TAMPA — The nine new or cross-trained inspectors should help, but with 17,000 rentals and 6,000 foreclosed homes in Tampa, the City Council said Thursday that code enforcement needs more than reinforcements.
"The system does not work," council Chairman Charlie Miranda said after several hours of questions, answers and brainstorming. "We need a complete overhaul, and the administration is in charge of that."
Still, council members offered ideas to be discussed further on Sept. 26, including:
• Providing more training to police and solid waste employees so they can spot and report code violations as they move about the city. Council member Frank Reddick wants to explore setting standards that would require police who see squalid conditions to report them to code enforcement within 24 hours and code inspectors to act on those reports within 72 hours.
• Bolstering city inspections of properties with rental certificates, a task now done by just three inspectors. Council member Lisa Montelione suggested outsourcing the inspections to a private company, and revoking the rental certificates of property owners with outstanding violations when they come up for annual renewal.
• Tasking a newly hired grants writer to seek state or federal money that council member Mary Mulhern said could be used for code enforcement.
• Seeking state legislation to attach outstanding code enforcement fines to property tax bills, issuing citations to the owners of rental properties with code violations as well as to their tenants and targeting delinquent, out-of-state landlords who own multiple problem properties.
Council member Harry Cohen suggested re-establishing the city's peer-to-peer program. During the 1980s and 1990s, the program worked to head off problems like junk cars and overgrown yards by relying on residents to talk to their neighbors.
The council had started talking about improving code enforcement long before last month's disclosures by the Tampa Bay Times about the roach-infested, unpermitted rentals kept by then-Tampa Port Authority chairman William "Hoe" Brown.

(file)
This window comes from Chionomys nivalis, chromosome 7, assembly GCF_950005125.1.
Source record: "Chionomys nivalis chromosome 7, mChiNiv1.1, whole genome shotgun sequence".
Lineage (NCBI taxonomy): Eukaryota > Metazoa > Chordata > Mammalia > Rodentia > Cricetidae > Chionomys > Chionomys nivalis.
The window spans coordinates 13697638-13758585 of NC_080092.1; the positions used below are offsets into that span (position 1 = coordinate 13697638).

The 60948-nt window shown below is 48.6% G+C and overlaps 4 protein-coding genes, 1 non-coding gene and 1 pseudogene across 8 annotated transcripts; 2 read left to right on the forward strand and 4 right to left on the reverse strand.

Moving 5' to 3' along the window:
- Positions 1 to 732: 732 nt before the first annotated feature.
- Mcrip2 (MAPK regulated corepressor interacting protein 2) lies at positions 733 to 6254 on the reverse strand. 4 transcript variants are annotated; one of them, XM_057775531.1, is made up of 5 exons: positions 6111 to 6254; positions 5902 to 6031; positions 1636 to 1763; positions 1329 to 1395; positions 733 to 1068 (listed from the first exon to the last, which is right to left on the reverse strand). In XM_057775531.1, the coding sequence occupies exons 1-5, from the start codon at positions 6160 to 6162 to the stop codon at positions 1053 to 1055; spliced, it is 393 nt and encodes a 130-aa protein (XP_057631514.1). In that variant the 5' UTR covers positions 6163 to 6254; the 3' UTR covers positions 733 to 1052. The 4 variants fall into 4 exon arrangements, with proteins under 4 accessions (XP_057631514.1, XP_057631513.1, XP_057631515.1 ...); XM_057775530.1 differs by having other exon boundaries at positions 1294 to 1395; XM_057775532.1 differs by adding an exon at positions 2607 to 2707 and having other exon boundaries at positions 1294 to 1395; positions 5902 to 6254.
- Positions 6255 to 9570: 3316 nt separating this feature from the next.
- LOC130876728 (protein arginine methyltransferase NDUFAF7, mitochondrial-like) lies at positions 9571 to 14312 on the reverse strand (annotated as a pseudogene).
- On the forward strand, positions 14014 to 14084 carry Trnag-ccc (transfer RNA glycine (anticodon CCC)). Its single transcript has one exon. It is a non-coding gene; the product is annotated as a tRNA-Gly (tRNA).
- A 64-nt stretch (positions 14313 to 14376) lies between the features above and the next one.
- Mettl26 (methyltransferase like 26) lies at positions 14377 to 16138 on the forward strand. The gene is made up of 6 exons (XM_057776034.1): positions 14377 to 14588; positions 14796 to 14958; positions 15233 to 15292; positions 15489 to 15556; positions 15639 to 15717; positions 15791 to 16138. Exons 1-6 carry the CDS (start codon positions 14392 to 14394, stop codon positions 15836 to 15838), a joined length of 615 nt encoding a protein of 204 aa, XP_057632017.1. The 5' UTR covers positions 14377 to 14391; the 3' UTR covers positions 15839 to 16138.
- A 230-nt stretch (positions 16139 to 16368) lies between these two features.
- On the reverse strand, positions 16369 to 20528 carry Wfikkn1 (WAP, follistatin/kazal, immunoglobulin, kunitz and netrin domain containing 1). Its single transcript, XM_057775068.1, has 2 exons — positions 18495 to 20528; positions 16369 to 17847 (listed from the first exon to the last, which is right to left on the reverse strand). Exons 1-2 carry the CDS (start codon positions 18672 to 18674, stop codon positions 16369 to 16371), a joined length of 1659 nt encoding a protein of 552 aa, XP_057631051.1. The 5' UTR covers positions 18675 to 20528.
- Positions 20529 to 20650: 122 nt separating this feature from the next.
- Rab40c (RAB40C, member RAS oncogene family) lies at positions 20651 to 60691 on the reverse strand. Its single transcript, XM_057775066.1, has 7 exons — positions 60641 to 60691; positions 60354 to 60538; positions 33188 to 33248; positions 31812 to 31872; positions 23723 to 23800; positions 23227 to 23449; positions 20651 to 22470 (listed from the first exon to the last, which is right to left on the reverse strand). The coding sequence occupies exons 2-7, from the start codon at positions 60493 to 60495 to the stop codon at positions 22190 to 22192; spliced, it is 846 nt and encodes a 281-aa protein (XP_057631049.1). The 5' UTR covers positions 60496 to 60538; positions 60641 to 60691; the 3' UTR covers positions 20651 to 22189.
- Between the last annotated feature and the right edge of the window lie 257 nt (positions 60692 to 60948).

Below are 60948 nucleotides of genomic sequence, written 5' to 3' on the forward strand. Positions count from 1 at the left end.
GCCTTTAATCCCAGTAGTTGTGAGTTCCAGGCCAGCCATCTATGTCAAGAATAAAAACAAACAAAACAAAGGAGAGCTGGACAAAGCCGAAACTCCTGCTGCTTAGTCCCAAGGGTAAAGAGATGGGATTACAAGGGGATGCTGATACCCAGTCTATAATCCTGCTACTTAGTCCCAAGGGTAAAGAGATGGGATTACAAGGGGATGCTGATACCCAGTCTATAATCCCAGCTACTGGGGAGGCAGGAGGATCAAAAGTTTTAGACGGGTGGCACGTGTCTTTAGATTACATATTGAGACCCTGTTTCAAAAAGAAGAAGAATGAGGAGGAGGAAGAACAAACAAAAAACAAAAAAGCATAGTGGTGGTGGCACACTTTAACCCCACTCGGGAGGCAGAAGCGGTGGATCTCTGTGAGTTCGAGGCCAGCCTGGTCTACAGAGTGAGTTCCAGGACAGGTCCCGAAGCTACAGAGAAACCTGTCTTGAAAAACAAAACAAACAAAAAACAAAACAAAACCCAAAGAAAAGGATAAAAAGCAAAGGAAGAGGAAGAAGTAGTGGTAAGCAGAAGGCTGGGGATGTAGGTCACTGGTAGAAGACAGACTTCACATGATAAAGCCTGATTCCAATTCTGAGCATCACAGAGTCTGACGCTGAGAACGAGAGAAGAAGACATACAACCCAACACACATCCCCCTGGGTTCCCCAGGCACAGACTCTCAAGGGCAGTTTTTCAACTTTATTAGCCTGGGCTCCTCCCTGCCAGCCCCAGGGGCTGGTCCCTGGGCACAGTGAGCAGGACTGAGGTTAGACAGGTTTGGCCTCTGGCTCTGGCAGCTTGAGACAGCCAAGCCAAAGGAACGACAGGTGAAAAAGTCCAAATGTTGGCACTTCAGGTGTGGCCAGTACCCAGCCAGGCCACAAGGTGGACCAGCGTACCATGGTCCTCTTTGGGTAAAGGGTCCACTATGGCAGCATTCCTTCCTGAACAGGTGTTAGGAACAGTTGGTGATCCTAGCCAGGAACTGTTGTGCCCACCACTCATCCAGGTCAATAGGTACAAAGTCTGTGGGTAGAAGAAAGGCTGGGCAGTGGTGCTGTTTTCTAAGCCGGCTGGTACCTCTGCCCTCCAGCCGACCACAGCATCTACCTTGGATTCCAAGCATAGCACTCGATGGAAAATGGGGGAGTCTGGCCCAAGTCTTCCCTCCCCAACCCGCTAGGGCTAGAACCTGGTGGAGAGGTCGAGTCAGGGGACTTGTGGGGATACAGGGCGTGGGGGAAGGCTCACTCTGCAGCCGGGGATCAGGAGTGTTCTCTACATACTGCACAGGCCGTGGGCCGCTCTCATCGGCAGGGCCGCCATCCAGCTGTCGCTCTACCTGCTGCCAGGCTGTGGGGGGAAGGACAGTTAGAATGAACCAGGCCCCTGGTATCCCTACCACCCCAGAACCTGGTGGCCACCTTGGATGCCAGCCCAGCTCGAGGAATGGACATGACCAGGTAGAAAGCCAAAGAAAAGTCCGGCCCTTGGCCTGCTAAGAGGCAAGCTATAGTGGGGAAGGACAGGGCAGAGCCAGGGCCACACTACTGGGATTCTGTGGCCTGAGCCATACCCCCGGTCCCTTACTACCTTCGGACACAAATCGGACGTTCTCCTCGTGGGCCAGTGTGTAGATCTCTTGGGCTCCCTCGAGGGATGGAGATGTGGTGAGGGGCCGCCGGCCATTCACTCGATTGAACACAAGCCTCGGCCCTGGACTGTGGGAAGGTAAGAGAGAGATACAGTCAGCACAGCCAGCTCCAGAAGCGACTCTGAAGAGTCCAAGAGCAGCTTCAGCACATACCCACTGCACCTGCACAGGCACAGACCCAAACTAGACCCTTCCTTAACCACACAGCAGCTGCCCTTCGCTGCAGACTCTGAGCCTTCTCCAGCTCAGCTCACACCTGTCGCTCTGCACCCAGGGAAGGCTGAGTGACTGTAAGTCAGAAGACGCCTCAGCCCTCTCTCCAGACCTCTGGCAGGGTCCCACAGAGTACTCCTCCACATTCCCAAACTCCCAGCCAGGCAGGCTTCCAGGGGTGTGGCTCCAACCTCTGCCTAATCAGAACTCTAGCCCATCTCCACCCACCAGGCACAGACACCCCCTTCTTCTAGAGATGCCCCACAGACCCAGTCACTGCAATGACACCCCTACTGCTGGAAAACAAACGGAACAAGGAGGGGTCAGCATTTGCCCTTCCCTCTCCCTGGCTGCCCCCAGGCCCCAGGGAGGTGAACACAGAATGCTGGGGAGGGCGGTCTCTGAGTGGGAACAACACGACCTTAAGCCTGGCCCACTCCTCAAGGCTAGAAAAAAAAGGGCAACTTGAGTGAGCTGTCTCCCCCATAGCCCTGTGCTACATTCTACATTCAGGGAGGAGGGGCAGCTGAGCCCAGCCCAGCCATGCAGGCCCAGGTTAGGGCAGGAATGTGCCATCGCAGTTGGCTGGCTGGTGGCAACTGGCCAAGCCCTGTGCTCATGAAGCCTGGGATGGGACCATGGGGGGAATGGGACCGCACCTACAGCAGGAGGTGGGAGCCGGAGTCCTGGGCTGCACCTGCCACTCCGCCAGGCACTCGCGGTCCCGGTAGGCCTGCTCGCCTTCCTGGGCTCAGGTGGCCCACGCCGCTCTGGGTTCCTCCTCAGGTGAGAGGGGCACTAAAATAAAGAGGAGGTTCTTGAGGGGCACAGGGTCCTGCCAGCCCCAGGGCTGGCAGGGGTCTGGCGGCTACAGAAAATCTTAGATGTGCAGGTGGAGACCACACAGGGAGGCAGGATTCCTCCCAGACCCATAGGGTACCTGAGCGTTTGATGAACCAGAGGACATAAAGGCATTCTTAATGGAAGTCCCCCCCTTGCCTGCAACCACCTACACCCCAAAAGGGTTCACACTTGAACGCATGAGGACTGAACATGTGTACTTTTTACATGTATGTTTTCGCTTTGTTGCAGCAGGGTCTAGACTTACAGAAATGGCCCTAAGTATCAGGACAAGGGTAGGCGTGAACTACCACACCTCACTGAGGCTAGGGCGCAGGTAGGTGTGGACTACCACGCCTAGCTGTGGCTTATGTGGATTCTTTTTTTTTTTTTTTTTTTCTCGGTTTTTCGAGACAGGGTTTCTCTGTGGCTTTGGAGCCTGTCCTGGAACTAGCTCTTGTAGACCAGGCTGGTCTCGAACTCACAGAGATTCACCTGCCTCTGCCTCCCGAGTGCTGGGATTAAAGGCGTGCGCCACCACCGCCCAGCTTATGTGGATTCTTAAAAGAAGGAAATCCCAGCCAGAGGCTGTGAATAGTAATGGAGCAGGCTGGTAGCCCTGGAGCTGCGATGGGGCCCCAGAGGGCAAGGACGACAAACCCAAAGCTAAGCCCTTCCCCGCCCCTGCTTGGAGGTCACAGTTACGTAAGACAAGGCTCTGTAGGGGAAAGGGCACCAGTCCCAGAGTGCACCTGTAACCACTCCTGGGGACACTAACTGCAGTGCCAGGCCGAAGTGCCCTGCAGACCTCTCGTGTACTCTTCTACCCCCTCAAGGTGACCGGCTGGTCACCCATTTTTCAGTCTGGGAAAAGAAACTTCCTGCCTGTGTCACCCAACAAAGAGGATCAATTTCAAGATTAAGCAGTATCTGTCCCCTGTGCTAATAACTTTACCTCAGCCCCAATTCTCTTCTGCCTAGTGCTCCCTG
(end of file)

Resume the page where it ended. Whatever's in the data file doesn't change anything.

But the scandal, which led to Brown's resignation, cast a brighter light on the city's code enforcement process. In response, Mayor Bob Buckhorn plans to fill two vacant code enforcement positions, add two more and cross-train five solid waste environmental inspectors to write code violations.
Buckhorn also launched a 30-day code enforcement sweep of three areas of North and Central Tampa. During the first week of the sweep, which ended Sunday, code enforcement inspectors opened 284 cases and wrote 502 violations on a total of 269 properties.
Also Thursday, the council approved spending $255,000 to demolish abandoned houses in Sulphur Springs as well as ramshackle mobile homes in a trailer park between Ybor City and Seminole Heights.
The Sulphur Springs demolitions will come as part of Buckhorn's initiative, announced in January, to tear down 51 vacant houses that had been deemed uninhabitable. But the project stalled after 11 demolitions when the original contractor found that the costs exceeded what it had bid and left the job, officials said.
"We've got a new contractor in there so we're back on track now," Buckhorn said recently.
The $255,000 will be allocated for 27 properties that are condemned and may be demolished within the fiscal year, which runs through the end of September, city officials say.
Part of the money also will be earmarked to pay for removing 18 mobile homes from the Green Trailer Park at 5004 N 19th St. The mobile homes are single-wides that generally date to the 1960s and early 1970s, though some were built as long ago as 1958, according to county records.
The city has several different legal actions regarding the park under way, including orders of demolition that the property owner has appealed to Hillsborough Circuit Court and several municipal ordinance violation cases that are pending in criminal court.